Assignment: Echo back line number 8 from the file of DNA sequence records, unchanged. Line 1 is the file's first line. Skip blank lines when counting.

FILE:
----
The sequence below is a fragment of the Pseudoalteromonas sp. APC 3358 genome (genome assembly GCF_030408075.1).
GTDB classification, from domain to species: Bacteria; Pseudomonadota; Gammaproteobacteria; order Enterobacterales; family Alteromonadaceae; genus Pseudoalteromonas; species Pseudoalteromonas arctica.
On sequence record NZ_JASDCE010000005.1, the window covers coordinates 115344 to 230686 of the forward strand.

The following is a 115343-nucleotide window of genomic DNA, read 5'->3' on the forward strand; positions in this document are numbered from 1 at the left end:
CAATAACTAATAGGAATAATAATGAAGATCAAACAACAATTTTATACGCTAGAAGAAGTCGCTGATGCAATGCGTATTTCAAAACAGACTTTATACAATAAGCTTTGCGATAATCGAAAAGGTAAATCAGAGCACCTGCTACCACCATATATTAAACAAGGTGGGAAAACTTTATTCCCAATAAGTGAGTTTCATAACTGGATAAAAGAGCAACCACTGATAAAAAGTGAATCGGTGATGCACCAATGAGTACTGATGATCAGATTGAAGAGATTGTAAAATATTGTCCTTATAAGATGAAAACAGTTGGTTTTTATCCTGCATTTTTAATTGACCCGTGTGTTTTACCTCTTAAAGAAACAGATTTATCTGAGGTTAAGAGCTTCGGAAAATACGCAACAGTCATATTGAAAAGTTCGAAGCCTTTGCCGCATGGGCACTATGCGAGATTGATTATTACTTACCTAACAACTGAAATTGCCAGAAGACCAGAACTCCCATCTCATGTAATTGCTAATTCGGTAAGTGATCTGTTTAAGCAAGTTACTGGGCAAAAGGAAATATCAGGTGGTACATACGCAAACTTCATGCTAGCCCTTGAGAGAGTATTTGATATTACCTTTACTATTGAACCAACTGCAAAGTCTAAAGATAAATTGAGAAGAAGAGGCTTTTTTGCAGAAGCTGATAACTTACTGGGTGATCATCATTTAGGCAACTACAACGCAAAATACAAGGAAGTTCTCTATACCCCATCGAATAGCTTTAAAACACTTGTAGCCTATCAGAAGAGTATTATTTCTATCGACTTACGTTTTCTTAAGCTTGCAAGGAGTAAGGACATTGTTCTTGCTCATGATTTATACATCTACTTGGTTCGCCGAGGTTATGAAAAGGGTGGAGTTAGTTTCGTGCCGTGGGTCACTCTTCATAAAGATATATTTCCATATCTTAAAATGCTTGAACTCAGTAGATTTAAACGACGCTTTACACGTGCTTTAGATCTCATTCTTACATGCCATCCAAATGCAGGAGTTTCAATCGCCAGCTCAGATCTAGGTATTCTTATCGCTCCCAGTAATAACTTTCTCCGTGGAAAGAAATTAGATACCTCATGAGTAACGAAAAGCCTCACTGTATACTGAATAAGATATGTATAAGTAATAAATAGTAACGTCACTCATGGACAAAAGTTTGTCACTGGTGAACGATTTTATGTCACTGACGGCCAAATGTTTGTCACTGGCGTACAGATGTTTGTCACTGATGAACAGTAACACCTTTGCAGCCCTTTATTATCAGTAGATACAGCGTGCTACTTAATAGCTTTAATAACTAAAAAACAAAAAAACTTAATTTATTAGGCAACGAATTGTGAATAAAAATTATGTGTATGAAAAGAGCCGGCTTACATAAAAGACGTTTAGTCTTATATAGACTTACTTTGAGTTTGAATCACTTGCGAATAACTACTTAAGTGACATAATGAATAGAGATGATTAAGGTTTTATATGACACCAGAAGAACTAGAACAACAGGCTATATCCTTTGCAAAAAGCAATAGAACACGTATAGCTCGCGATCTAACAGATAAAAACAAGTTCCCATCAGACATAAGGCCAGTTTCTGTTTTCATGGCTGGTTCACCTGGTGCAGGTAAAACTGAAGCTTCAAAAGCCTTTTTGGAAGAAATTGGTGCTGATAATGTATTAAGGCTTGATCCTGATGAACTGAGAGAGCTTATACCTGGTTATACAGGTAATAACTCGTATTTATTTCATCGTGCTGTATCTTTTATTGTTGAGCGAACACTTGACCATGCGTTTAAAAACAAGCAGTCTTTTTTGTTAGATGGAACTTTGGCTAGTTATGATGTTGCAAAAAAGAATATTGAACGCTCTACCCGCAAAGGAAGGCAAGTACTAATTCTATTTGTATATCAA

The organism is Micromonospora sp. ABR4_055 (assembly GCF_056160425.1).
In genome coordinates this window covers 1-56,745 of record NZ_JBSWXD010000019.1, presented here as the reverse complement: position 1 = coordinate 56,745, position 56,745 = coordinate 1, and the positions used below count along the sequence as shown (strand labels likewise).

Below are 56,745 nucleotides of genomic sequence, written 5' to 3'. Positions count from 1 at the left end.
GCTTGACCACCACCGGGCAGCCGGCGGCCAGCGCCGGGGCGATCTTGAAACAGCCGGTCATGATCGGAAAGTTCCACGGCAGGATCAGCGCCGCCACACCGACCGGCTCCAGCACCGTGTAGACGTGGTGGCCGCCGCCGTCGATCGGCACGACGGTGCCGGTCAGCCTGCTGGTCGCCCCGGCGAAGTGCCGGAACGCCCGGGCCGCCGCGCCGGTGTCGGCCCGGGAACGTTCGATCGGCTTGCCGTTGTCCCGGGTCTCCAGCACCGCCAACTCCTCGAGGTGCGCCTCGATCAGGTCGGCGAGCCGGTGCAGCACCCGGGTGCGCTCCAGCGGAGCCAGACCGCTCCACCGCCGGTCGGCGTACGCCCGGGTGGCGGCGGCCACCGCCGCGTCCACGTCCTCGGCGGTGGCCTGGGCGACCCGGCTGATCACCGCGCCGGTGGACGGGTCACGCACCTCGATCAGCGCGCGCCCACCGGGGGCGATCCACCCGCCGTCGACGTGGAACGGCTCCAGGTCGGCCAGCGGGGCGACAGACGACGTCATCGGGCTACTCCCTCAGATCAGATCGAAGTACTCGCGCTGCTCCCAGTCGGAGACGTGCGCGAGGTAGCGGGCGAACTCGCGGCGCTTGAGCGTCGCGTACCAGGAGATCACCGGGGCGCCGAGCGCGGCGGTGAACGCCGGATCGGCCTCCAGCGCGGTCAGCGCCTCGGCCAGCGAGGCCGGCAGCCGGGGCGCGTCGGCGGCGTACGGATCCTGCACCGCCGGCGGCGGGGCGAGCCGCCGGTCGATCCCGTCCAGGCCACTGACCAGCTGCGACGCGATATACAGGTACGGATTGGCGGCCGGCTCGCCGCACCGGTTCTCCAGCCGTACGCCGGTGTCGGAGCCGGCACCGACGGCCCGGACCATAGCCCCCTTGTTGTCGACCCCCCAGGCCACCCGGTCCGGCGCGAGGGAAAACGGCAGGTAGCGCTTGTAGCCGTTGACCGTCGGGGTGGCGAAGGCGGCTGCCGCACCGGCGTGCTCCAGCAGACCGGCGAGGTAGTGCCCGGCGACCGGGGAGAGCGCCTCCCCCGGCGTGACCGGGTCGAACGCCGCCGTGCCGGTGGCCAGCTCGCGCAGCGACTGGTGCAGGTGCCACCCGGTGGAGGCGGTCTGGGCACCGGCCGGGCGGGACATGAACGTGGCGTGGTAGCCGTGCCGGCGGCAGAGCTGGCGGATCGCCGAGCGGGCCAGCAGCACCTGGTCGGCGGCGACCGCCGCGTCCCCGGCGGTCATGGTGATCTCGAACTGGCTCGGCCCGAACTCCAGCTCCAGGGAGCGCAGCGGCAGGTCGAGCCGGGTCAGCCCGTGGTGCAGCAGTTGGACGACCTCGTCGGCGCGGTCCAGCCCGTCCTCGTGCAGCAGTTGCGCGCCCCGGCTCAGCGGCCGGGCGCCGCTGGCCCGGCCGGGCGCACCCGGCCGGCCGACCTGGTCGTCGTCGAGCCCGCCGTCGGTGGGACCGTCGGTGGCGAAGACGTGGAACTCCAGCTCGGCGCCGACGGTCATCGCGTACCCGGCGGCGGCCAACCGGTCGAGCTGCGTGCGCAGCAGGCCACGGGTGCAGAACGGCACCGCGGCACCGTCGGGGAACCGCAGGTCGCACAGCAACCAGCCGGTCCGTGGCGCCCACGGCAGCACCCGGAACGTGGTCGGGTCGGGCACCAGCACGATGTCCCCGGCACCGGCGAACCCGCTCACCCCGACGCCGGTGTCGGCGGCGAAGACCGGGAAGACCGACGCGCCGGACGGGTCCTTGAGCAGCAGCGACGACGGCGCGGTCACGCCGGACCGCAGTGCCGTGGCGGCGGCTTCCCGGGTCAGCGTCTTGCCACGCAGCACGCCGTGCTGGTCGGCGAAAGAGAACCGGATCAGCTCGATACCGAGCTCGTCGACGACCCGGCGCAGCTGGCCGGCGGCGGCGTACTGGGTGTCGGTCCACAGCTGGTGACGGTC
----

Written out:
Below are 56,745 nucleotides of genomic sequence, written 5' to 3'. Positions count from 1 at the left end.